You can have your vet do an ultrasound to see if he can find the shunt that way...
The following link will give you info on how to diagnose liver shunt, ie. radiography, ultrasound, etc.

This next link gives you a wealth of information on liver shunts...All this information is very important for you to know if your baby has a liver shunt.


Answer:
I have a question.
How many of you guys have had your pets (Yorkie or not) diagnosed w/ Liver Shunt (or another similar Liver related disease).
And if so, I want to generally know:
1) What costs to expect.
2) The recovery period. How difficult? How much care is needed?
3) Life upon full recovery. How is their personality (back to normal?)? Any precautions that now need to be taken that you didn't before?
I see information on the diagnosis of liver shunt, but NOTHING from an owner's standpoint about recovery.
Thanks.
Dom
You guys...your responses bring hope for my Mimi...thank you.
So what is the difference between a intrahepatic versus extrahepatic shunt? I would assume one is outside of the liver, while the one is inside?...but I would rather get answers from you guys.
Given that...what tests can help determine what type of shunt (whether intrahepatic or extrahepatic) she has? And how much will this test cost?
I've been given a referral to a vet imaging lab...but want to know what costs to expect.
Thanks guys.
Dom
Hello Dom-
My name is Kara and my LS survivor is Matise. He was born on 8/16/04 and was diagnosed with a Portosystemic (extrahepatic) shunt in October 2005.
1) What costs to expect.
It is a very, very long road. I speak from experience. Our ordeal started when we got Matise in November 2004, but we didn't really know what it was until 1st week in October 2005. It was a $400.00 diagnosis. They do blood work- including a special test called a bile acid serum test and they also do x-rays to see what the liver looks like. They have to be on special food-like a 1.30$ a can and meds-$30 a month or so. Then they have to decide if they want to do exploratory surgery $1500-$2000to see if it is operable ie: extrahepatic vs. intrahepatic- MVD. If it is operable then while they are in there they will place an Ameroid constrictor on the shunt if it is not then they will take a biopsy to see what it is ie: MVD.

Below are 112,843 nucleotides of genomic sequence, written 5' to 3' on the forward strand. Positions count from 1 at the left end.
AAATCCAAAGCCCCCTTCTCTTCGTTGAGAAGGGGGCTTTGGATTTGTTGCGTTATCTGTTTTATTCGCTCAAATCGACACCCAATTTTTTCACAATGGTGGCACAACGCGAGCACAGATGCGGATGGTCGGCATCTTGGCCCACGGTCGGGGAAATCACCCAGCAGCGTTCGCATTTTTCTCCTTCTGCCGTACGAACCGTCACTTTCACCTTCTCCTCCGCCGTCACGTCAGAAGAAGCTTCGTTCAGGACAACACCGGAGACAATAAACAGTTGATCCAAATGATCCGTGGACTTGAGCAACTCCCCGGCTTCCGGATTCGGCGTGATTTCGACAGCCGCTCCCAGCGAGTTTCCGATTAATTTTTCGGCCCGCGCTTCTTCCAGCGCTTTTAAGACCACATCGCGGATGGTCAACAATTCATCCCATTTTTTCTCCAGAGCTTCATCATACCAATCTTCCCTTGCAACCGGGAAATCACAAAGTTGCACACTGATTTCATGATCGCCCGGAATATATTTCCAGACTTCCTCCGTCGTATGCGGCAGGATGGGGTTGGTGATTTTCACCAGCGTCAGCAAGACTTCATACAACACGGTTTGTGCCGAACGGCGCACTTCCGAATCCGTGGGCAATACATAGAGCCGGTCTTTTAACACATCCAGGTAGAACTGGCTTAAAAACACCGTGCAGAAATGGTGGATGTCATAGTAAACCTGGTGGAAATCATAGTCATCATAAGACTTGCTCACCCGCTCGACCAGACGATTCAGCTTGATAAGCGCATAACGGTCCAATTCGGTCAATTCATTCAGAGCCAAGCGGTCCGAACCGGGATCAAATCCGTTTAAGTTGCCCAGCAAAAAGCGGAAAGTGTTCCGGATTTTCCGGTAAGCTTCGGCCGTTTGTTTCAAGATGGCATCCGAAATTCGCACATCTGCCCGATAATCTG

For us it went like this:
~Numerous trips to vet for undiagnosed random vomiting--totaling around $1,500
~Matise started to have seizures so we decided to have the bile acid test--$400
~Test came back positive for a liver shunt
~Result: 68 pre meal and 212 post meal
~so he was put on Hills Science Diet Prescription Diet L/D about $1.30 a can
~and special meds Lactulose and Flagyl--~$30 per month-month and a half
~then he went for surgery $1700
~Then he will go for blood work-$150-250 per time 3 times in the next year.
~not to mention he developed acid reflux b/c of the location/size of his shunt and all the meds that he has to take. so that was another $400 of blood work and x-rays and meds-pepcid $25 and 2 other meds.
I say roughly $2500-$4500 We have spent about $4000 so far. And still have more testing to pay for.
2) The recovery period. How difficult?
It is about 2 weeks for the surgery-no jumping etc.
and for full recovery ie: normal or close to normal bile acids-which they may never have normal bile acids after surgery can be anywhere from 6 months to 1 year
How much care is needed? MORE THAN YOU CAN IMAGINE- you have to be so extremely vigilant with their diet and surroundings so they donít get more protein then they are supposed to have. The special diet-meds all are very specific.
3) Life upon full recovery. Can go on to live a normal life. Sometimes they need meds or a special diet it just depends on the diagnosis and how well they respond to treatment.
How is their personality (back to normal?)? better than normal- more active-cheerful
Any precautions that now need to be taken that you didn't before? Diet-
Protein-protein-protein you have to be careful what you feed until you get the all clear from the vet.
intrahepatic=inside of the liver and can also be called MVD and is not operable it is not necessarily a bad diagnosis it is just treated in a different way and these dogs can and do go on to live normal healthy lives
extrahepatic shunt= outside of the liver and usually is operable with great success rates
THIS LIVER SHUNT SURGERY SHOULD ONLY BE PERFORMED BY A BOARD CERTIFIED SURGEON AND BY ONE WHO HAS PERFORMED THIS SURGERY BEFORE WITH SUCCESS.
And how much will this test cost? it depends the bile acid by itself is around $85.00 but when grouped with the other test they need-x-ray, cbc it is around $400.00